Harley-Davidson’s electric motorcycle brand, LiveWire, will be spun off as a separate publicly traded company next year.

LiveWire will still be 74% owned by Harley-Davidson and its financial results will be reported along with Harley’s, but it will have its own stock trading on the New York Stock Exchange under the symbol “LVW.” The new company will go public in the first half of 2022 through a merger with a special purpose acquisition company, or SPAC, according to Harley-Davidson. Taiwanese motorcycle company Kymco is also investing in the new company and will own a 17.3% share.

The spinoff gives LiveWire an enterprise valuation of nearly $1.8 billion. Harley-Davidson’s overall current market capitalization is about $5.8 billion.

LiveWire currently offers just one model, the $22,000 LiveWire One. The 100-horsepower bike has a range of 146 miles in low-speed urban riding and 70 miles in higher speed highway riding. Harley’s LiveWire electric motorcycle was first shown as a concept bike in 2014. It went on sale as a production model in 2019 but was frequently criticized for its high price at the time of about $30,000.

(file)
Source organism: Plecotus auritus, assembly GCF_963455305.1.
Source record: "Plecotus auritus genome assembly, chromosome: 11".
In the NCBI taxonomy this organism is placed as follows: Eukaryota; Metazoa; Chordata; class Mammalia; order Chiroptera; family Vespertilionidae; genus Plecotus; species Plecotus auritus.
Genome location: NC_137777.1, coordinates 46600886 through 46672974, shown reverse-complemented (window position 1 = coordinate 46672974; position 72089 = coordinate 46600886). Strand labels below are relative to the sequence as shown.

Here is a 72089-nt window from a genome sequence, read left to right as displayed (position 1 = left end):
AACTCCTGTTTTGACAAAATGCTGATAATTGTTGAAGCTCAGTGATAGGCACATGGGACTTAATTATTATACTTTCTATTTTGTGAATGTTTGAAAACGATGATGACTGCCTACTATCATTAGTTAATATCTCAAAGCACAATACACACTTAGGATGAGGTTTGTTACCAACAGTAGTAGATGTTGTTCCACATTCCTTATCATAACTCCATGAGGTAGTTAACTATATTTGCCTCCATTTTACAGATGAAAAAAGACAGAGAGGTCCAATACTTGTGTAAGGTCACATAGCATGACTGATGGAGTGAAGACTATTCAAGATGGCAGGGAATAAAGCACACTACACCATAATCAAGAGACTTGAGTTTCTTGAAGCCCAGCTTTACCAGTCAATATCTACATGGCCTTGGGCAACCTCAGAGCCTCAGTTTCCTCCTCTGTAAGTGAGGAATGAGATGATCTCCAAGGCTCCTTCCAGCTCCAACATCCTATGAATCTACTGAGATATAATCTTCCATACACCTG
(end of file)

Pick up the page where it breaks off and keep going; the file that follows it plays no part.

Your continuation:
Harley-Davidson plans for LiveWire to release three more electric motorcyle models, but the company did not provide a timeline for when. It expects to sell around 190,000 electric motorcycles globally in 2030. In 2021, Harley-Davidson sold fewer than 400 LiveWire motorcycles. The brand will also sell small electric bicycles for children.

LiveWire competes against startup electric motorcycle makers like Zero and Lightning, both based in the United States, and Italy’s Energica. Electric motorcycles currently make up just 1% of motorcycle sales in the US, according to Harley-Davidson, but the company expects them to make up 10% by 2026. By that time, they are expected to make up 13% of sales in Europe and 45% in China, according to a Harley-Davidson investor presentation.

Harley-Davidson announced its own five-year strategy earlier this year which involved focusing on the brand’s core market segments of large touring and cruiser bikes.

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